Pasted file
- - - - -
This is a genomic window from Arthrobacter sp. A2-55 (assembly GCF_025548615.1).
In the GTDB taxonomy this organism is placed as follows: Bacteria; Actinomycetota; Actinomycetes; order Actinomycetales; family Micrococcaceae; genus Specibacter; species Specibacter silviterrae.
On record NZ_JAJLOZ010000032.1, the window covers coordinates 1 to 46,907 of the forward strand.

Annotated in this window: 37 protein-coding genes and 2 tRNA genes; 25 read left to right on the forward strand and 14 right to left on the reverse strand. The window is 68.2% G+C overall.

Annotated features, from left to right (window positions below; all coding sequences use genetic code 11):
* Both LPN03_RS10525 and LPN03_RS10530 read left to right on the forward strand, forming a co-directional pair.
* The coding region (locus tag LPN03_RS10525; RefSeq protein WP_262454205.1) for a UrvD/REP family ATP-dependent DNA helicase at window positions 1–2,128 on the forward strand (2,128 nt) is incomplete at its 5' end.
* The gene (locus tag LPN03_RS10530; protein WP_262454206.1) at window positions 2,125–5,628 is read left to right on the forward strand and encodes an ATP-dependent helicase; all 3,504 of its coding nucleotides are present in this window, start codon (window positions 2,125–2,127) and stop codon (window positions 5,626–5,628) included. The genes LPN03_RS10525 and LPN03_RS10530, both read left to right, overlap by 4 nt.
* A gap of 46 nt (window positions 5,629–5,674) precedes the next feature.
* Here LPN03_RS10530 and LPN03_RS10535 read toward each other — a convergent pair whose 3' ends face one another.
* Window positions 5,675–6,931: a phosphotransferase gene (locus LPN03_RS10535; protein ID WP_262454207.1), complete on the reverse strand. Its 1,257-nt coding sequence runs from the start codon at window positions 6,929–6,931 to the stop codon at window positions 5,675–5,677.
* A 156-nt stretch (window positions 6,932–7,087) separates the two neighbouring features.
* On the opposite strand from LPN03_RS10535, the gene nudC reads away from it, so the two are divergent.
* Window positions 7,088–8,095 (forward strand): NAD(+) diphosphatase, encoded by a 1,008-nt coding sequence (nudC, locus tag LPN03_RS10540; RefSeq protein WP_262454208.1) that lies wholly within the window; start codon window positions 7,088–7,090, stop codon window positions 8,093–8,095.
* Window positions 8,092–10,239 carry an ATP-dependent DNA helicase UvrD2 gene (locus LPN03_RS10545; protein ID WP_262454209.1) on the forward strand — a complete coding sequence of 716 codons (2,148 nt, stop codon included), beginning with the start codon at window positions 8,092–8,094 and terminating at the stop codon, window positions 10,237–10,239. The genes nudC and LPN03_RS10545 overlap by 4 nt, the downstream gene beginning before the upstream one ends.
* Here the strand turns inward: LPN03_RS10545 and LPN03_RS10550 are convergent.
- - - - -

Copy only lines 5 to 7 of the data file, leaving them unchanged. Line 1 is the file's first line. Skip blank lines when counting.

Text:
Annotated features, from left to right (window positions below; all coding sequences use genetic code 11):
* Both LPN03_RS10525 and LPN03_RS10530 read left to right on the forward strand, forming a co-directional pair.
* The coding region (locus tag LPN03_RS10525; RefSeq protein WP_262454205.1) for a UrvD/REP family ATP-dependent DNA helicase at window positions 1–2,128 on the forward strand (2,128 nt) is incomplete at its 5' end.